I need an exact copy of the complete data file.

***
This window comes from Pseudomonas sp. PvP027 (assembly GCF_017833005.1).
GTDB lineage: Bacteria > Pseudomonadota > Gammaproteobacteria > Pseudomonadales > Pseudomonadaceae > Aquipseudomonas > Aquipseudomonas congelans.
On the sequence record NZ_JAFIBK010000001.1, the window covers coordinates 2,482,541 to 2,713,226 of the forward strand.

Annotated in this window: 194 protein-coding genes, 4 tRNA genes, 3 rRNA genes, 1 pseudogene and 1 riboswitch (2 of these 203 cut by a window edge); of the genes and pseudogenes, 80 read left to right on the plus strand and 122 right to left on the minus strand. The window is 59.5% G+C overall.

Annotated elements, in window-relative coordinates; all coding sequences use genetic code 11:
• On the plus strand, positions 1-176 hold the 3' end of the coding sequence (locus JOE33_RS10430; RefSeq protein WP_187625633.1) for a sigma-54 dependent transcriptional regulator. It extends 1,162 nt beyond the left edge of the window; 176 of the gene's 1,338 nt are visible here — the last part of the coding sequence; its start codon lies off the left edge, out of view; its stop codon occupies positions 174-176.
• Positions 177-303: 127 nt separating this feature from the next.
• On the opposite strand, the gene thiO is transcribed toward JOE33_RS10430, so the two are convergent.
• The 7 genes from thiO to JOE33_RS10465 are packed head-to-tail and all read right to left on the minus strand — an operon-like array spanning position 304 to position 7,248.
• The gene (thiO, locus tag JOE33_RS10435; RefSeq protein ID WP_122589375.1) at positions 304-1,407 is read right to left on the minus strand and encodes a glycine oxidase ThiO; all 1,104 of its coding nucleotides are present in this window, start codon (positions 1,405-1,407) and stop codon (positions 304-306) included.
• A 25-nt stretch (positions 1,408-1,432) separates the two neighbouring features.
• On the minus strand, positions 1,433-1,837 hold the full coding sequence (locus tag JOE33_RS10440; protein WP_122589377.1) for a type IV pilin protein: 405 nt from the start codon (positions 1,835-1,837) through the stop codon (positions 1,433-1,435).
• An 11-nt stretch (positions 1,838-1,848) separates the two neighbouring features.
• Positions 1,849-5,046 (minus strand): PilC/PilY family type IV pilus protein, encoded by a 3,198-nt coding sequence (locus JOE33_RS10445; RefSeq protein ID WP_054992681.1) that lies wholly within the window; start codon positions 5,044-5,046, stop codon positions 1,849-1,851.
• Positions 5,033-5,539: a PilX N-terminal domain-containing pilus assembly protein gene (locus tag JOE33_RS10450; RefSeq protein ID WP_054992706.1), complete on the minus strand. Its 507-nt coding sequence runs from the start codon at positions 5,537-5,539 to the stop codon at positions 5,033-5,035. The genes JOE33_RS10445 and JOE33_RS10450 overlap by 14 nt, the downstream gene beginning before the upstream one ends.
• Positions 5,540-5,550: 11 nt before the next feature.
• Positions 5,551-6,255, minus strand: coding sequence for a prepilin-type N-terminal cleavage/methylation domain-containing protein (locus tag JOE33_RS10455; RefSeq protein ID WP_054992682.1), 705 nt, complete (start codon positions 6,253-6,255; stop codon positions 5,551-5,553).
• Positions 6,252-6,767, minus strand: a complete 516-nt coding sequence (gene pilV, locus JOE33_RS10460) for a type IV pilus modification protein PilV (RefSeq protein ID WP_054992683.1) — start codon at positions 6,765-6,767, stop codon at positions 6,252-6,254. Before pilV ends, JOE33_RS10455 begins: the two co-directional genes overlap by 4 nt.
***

This window comes from Pseudomonas sp. PvP027 (assembly GCF_017833005.1).
GTDB lineage: Bacteria > Pseudomonadota > Gammaproteobacteria > Pseudomonadales > Pseudomonadaceae > Aquipseudomonas > Aquipseudomonas congelans.
On the sequence record NZ_JAFIBK010000001.1, the window covers coordinates 2,482,541 to 2,713,226 of the forward strand.

Annotated in this window: 194 protein-coding genes, 4 tRNA genes, 3 rRNA genes, 1 pseudogene and 1 riboswitch (2 of these 203 cut by a window edge); of the genes and pseudogenes, 80 read left to right on the plus strand and 122 right to left on the minus strand. The window is 59.5% G+C overall.

Annotated elements, in window-relative coordinates; all coding sequences use genetic code 11:
• On the plus strand, positions 1-176 hold the 3' end of the coding sequence (locus JOE33_RS10430; RefSeq protein WP_187625633.1) for a sigma-54 dependent transcriptional regulator. It extends 1,162 nt beyond the left edge of the window; 176 of the gene's 1,338 nt are visible here — the last part of the coding sequence; its start codon lies off the left edge, out of view; its stop codon occupies positions 174-176.
• Positions 177-303: 127 nt separating this feature from the next.
• On the opposite strand, the gene thiO is transcribed toward JOE33_RS10430, so the two are convergent.
• The 7 genes from thiO to JOE33_RS10465 are packed head-to-tail and all read right to left on the minus strand — an operon-like array spanning position 304 to position 7,248.
• The gene (thiO, locus tag JOE33_RS10435; RefSeq protein ID WP_122589375.1) at positions 304-1,407 is read right to left on the minus strand and encodes a glycine oxidase ThiO; all 1,104 of its coding nucleotides are present in this window, start codon (positions 1,405-1,407) and stop codon (positions 304-306) included.
• A 25-nt stretch (positions 1,408-1,432) separates the two neighbouring features.
• On the minus strand, positions 1,433-1,837 hold the full coding sequence (locus tag JOE33_RS10440; protein WP_122589377.1) for a type IV pilin protein: 405 nt from the start codon (positions 1,835-1,837) through the stop codon (positions 1,433-1,435).
• An 11-nt stretch (positions 1,838-1,848) separates the two neighbouring features.
• Positions 1,849-5,046 (minus strand): PilC/PilY family type IV pilus protein, encoded by a 3,198-nt coding sequence (locus JOE33_RS10445; RefSeq protein ID WP_054992681.1) that lies wholly within the window; start codon positions 5,044-5,046, stop codon positions 1,849-1,851.
• Positions 5,033-5,539: a PilX N-terminal domain-containing pilus assembly protein gene (locus tag JOE33_RS10450; RefSeq protein ID WP_054992706.1), complete on the minus strand. Its 507-nt coding sequence runs from the start codon at positions 5,537-5,539 to the stop codon at positions 5,033-5,035. The genes JOE33_RS10445 and JOE33_RS10450 overlap by 14 nt, the downstream gene beginning before the upstream one ends.
• Positions 5,540-5,550: 11 nt before the next feature.
• Positions 5,551-6,255, minus strand: coding sequence for a prepilin-type N-terminal cleavage/methylation domain-containing protein (locus tag JOE33_RS10455; RefSeq protein ID WP_054992682.1), 705 nt, complete (start codon positions 6,253-6,255; stop codon positions 5,551-5,553).
• Positions 6,252-6,767, minus strand: a complete 516-nt coding sequence (gene pilV, locus JOE33_RS10460) for a type IV pilus modification protein PilV (RefSeq protein ID WP_054992683.1) — start codon at positions 6,765-6,767, stop codon at positions 6,252-6,254. Before pilV ends, JOE33_RS10455 begins: the two co-directional genes overlap by 4 nt.